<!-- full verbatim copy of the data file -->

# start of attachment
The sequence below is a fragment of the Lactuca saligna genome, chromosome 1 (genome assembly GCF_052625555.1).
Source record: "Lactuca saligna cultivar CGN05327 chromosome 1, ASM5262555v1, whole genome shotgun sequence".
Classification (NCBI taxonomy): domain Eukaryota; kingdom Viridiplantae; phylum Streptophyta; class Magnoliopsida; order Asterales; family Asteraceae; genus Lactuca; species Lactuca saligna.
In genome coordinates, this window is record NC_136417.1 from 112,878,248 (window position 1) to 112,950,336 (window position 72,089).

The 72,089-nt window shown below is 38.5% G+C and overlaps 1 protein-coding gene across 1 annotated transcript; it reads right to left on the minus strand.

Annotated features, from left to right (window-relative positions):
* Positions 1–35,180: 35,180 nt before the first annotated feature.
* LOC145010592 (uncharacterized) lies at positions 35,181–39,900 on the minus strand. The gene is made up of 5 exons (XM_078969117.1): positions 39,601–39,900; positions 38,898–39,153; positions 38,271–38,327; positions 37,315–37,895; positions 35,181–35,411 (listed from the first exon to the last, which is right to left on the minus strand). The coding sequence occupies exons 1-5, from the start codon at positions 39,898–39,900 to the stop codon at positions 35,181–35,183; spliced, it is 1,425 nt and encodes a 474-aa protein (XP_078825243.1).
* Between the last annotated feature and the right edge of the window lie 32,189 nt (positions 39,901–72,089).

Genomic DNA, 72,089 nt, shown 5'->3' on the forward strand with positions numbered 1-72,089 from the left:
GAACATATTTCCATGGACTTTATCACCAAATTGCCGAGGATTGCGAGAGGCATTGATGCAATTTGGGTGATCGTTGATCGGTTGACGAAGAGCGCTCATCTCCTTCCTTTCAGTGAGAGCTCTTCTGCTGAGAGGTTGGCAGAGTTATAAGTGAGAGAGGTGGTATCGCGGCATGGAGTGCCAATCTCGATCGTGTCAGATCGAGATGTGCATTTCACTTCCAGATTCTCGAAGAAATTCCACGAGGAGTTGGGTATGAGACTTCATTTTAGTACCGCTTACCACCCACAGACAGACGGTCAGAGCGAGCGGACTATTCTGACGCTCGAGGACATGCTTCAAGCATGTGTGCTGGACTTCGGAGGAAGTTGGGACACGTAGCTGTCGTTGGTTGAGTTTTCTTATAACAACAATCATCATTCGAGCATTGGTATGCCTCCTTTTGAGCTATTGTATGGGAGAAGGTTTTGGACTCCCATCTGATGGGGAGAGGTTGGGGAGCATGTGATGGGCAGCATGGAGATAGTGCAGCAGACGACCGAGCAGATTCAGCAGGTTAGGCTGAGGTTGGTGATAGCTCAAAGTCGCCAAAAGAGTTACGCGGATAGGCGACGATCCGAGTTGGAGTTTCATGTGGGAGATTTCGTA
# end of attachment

The sequence below is a fragment of the Lactuca saligna genome, chromosome 1 (genome assembly GCF_052625555.1).
Source record: "Lactuca saligna cultivar CGN05327 chromosome 1, ASM5262555v1, whole genome shotgun sequence".
Classification (NCBI taxonomy): domain Eukaryota; kingdom Viridiplantae; phylum Streptophyta; class Magnoliopsida; order Asterales; family Asteraceae; genus Lactuca; species Lactuca saligna.
In genome coordinates, this window is record NC_136417.1 from 112,878,248 (window position 1) to 112,950,336 (window position 72,089).

The 72,089-nt window shown below is 38.5% G+C and overlaps 1 protein-coding gene across 1 annotated transcript; it reads right to left on the minus strand.

Annotated features, from left to right (window-relative positions):
* Positions 1–35,180: 35,180 nt before the first annotated feature.
* LOC145010592 (uncharacterized) lies at positions 35,181–39,900 on the minus strand. The gene is made up of 5 exons (XM_078969117.1): positions 39,601–39,900; positions 38,898–39,153; positions 38,271–38,327; positions 37,315–37,895; positions 35,181–35,411 (listed from the first exon to the last, which is right to left on the minus strand). The coding sequence occupies exons 1-5, from the start codon at positions 39,898–39,900 to the stop codon at positions 35,181–35,183; spliced, it is 1,425 nt and encodes a 474-aa protein (XP_078825243.1).
* Between the last annotated feature and the right edge of the window lie 32,189 nt (positions 39,901–72,089).

Genomic DNA, 72,089 nt, shown 5'->3' on the forward strand with positions numbered 1-72,089 from the left:
GAACATATTTCCATGGACTTTATCACCAAATTGCCGAGGATTGCGAGAGGCATTGATGCAATTTGGGTGATCGTTGATCGGTTGACGAAGAGCGCTCATCTCCTTCCTTTCAGTGAGAGCTCTTCTGCTGAGAGGTTGGCAGAGTTATAAGTGAGAGAGGTGGTATCGCGGCATGGAGTGCCAATCTCGATCGTGTCAGATCGAGATGTGCATTTCACTTCCAGATTCTCGAAGAAATTCCACGAGGAGTTGGGTATGAGACTTCATTTTAGTACCGCTTACCACCCACAGACAGACGGTCAGAGCGAGCGGACTATTCTGACGCTCGAGGACATGCTTCAAGCATGTGTGCTGGACTTCGGAGGAAGTTGGGACACGTAGCTGTCGTTGGTTGAGTTTTCTTATAACAACAATCATCATTCGAGCATTGGTATGCCTCCTTTTGAGCTATTGTATGGGAGAAGGTTTTGGACTCCCATCTGATGGGGAGAGGTTGGGGAGCATGTGATGGGCAGCATGGAGATAGTGCAGCAGACGACCGAGCAGATTCAGCAGGTTAGGCTGAGGTTGGTGATAGCTCAAAGTCGCCAAAAGAGTTACGCGGATAGGCGACGATCCGAGTTGGAGTTTCATGTGGGAGATTTCGTA